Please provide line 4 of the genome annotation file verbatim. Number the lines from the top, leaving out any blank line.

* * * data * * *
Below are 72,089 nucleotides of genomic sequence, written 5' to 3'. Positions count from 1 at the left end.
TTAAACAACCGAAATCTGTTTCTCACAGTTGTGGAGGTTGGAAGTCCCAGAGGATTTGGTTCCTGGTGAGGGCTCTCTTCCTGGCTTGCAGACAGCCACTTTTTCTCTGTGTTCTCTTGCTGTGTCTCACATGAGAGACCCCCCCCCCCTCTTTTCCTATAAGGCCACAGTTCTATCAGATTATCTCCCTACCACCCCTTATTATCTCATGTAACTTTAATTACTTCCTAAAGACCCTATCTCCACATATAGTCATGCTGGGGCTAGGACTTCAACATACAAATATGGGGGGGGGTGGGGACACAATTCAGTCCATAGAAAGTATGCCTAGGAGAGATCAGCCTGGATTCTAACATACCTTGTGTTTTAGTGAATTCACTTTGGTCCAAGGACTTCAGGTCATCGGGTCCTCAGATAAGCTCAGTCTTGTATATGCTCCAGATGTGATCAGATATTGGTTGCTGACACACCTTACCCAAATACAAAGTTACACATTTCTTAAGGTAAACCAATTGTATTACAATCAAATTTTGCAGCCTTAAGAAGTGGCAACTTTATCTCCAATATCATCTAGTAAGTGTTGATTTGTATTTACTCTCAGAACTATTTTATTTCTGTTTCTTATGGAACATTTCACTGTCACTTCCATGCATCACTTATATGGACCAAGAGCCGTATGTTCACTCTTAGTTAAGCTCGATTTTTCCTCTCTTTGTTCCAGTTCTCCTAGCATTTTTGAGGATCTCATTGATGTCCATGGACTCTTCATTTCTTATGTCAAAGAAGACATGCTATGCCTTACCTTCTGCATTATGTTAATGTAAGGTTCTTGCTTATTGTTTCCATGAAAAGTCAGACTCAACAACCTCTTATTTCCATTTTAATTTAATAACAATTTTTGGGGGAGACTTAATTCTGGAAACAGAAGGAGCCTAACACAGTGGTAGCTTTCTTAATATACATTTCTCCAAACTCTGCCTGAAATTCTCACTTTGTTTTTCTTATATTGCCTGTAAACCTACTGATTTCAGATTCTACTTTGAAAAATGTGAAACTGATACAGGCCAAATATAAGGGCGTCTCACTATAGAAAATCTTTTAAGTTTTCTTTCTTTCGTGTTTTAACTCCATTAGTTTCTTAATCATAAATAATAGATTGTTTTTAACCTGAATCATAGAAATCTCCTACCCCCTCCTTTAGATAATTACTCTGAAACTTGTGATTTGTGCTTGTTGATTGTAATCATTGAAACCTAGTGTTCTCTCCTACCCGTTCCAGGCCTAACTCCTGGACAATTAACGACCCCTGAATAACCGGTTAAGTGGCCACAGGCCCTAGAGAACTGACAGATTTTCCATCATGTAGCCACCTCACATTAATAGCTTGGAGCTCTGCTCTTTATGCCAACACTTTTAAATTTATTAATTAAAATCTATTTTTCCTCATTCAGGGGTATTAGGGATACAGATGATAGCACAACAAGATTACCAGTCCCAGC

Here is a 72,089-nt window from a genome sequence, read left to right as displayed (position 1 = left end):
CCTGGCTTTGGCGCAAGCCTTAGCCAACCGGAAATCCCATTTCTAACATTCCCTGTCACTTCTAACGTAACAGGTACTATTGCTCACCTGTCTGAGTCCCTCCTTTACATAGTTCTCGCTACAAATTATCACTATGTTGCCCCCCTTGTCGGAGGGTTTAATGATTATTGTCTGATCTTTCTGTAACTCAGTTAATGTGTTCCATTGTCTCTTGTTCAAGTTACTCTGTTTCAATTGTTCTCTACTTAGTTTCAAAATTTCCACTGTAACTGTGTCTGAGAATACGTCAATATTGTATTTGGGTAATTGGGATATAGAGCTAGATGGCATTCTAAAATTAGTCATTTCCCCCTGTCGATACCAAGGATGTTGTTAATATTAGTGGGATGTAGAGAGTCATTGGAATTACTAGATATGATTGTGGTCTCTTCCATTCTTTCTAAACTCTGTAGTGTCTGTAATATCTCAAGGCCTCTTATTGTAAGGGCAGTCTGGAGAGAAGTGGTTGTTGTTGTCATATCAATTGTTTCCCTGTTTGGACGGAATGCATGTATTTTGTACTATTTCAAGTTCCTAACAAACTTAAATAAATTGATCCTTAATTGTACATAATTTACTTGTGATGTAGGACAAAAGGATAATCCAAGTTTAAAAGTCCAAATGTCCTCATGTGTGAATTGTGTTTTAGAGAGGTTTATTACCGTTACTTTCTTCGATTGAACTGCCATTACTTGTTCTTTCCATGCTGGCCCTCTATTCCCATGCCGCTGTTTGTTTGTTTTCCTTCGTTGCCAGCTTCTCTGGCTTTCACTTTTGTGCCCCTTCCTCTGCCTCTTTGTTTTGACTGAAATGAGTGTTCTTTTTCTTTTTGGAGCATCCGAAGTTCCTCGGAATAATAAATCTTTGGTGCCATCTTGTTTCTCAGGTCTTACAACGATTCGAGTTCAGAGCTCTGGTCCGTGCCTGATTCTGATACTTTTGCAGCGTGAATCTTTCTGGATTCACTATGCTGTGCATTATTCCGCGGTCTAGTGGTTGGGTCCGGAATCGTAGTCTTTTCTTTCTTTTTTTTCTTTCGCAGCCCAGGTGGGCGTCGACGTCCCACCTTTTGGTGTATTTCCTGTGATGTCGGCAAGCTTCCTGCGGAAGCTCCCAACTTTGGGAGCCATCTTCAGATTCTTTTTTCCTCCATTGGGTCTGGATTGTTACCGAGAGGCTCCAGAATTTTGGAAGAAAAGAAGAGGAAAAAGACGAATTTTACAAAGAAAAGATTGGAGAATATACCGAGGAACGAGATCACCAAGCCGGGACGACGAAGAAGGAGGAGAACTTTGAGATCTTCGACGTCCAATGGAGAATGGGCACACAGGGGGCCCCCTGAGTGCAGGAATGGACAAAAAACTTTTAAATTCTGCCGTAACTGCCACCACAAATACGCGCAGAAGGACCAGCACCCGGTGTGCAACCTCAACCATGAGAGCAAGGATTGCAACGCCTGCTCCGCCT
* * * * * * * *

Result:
CCTGGCTTTGGCGCAAGCCTTAGCCAACCGGAAATCCCATTTCTAACATTCCCTGTCACTTCTAACGTAACAGGTACTATTGCTCACCTGTCTGAGTCCCTCCTTTACATAGTTCTCGCTACAAATTATCACTATGTTGCCCCCCTTGTCGGAGGGTTTAATGATTATTGTCTGATCTTTCTGTAACTCAGTTAATGTGTTCCATTGTCTCTTGTTCAAGTTACTCTGTTTCAATTGTTCTCTACTTAGTTTCAAAATTTCCACTGTAACTGTGTCTGAGAATACGTCAATATTGTATTTGGGTAATTGGGATATAGAGCTAGATGGCATTCTAAAATTAGTCATTTCCCCCTGTCGATACCAAGGATGTTGTTAATATTAGTGGGATGTAGAGAGTCATTGGAATTACTAGATATGATTGTGGTCTCTTCCATTCTTTCTAAACTCTGTAGTGTCTGTAATATCTCAAGGCCTCTTATTGTAAGGGCAGTCTGGAGAGAAGTGGTTGTTGTTGTCATATCAATTGTTTCCCTGTTTGGACGGAATGCATGTATTTTGTACTATTTCAAGTTCCTAACAAACTTAAATAAATTGATCCTTAATTGTACATAATTTACTTGTGATGTAGGACAAAAGGATAATCCAAGTTTAAAAGTCCAAATGTCCTCATGTGTGAATTGTGTTTTAGAGAGGTTTATTACCGTTACTTTCTTCGATTGAACTGCCATTACTTGTTCTTTCCATGCTGGCCCTCTATTCCCATGCCGCTGTTTGTTTGTTTTCCTTCGTTGCCAGCTTCTCTGGCTTTCACTTTTGTGCCCCTTCCTCTGCCTCTTTGTTTTGACTGAAATGAGTGTTCTTTTTCTTTTTGGAGCATCCGAAGTTCCTCGGAATAATAAATCTTTGGTGCCATCTTGTTTCTCAGGTCTTACAACGATTCGAGTTCAGAGCTCTGGTCCGTGCCTGATTCTGATACTTTTGCAGCGTGAATCTTTCTGGATTCACTATGCTGTGCATTATTCCGCGGTCTAGTGGTTGGGTCCGGAATCGTAGTCTTTTCTTTCTTTTTTTTCTTTCGCAGCCCAGGTGGGCGTCGACGTCCCACCTTTTGGTGTATTTCCTGTGATGTCGGCAAGCTTCCTGCGGAAGCTCCCAACTTTGGGAGCCATCTTCAGATTCTTTTTTCCTCCATTGGGTCTGGATTGTTACCGAGAGGCTCCAGAATTTTGGAAGAAAAGAAGAGGAAAAAGACGAATTTTACAAAGAAAAGATTGGAGAATATACCGAGGAACGAGATCACCAAGCCGGGACGACGAAGAAGGAGGAGAACTTTGAGATCTTCGACGTCCAATGGAGAATGGGCACACAGGGGGCCCCCTGAGTGCAGGAATGGACAAAAAACTTTTAAATTCTGCCGTAACTGCCACCACAAATACGCGCAGAAGGACCAGCACCCGGTGTGCAACCTCAACCATGAGAGCAAGGATTGCAACGCCTGCTCCGCCT